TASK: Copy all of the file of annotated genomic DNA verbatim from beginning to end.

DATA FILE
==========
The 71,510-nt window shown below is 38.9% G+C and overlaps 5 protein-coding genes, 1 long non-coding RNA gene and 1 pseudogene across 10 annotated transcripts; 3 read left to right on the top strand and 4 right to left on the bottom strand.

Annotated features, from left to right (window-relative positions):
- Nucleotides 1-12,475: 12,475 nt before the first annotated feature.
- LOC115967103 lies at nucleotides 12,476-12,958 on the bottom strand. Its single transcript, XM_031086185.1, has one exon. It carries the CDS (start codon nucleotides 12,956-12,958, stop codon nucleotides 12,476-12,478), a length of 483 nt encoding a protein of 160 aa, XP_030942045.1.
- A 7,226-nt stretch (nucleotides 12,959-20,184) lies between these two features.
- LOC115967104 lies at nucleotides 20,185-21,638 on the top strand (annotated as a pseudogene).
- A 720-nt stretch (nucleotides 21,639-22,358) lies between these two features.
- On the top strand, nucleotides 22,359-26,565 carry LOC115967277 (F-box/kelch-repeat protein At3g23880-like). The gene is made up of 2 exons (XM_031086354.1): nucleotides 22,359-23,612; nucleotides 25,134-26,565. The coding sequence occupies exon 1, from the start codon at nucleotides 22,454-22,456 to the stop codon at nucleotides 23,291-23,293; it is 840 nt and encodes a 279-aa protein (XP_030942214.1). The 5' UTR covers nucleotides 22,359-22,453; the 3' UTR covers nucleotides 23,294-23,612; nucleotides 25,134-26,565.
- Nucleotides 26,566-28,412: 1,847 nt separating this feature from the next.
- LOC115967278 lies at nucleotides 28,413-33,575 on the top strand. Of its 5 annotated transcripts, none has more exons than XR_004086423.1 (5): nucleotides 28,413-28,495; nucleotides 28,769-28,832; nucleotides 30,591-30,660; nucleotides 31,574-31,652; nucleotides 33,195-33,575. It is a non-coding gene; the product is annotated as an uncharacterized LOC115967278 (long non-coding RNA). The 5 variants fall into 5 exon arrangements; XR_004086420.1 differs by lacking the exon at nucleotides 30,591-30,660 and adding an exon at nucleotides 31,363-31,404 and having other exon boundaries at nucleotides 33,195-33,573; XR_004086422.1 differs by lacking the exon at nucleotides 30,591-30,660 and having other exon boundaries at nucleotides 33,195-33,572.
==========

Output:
The 71,510-nt window shown below is 38.9% G+C and overlaps 5 protein-coding genes, 1 long non-coding RNA gene and 1 pseudogene across 10 annotated transcripts; 3 read left to right on the top strand and 4 right to left on the bottom strand.

Annotated features, from left to right (window-relative positions):
- Nucleotides 1-12,475: 12,475 nt before the first annotated feature.
- LOC115967103 lies at nucleotides 12,476-12,958 on the bottom strand. Its single transcript, XM_031086185.1, has one exon. It carries the CDS (start codon nucleotides 12,956-12,958, stop codon nucleotides 12,476-12,478), a length of 483 nt encoding a protein of 160 aa, XP_030942045.1.
- A 7,226-nt stretch (nucleotides 12,959-20,184) lies between these two features.
- LOC115967104 lies at nucleotides 20,185-21,638 on the top strand (annotated as a pseudogene).
- A 720-nt stretch (nucleotides 21,639-22,358) lies between these two features.
- On the top strand, nucleotides 22,359-26,565 carry LOC115967277 (F-box/kelch-repeat protein At3g23880-like). The gene is made up of 2 exons (XM_031086354.1): nucleotides 22,359-23,612; nucleotides 25,134-26,565. The coding sequence occupies exon 1, from the start codon at nucleotides 22,454-22,456 to the stop codon at nucleotides 23,291-23,293; it is 840 nt and encodes a 279-aa protein (XP_030942214.1). The 5' UTR covers nucleotides 22,359-22,453; the 3' UTR covers nucleotides 23,294-23,612; nucleotides 25,134-26,565.
- Nucleotides 26,566-28,412: 1,847 nt separating this feature from the next.
- LOC115967278 lies at nucleotides 28,413-33,575 on the top strand. Of its 5 annotated transcripts, none has more exons than XR_004086423.1 (5): nucleotides 28,413-28,495; nucleotides 28,769-28,832; nucleotides 30,591-30,660; nucleotides 31,574-31,652; nucleotides 33,195-33,575. It is a non-coding gene; the product is annotated as an uncharacterized LOC115967278 (long non-coding RNA). The 5 variants fall into 5 exon arrangements; XR_004086420.1 differs by lacking the exon at nucleotides 30,591-30,660 and adding an exon at nucleotides 31,363-31,404 and having other exon boundaries at nucleotides 33,195-33,573; XR_004086422.1 differs by lacking the exon at nucleotides 30,591-30,660 and having other exon boundaries at nucleotides 33,195-33,572.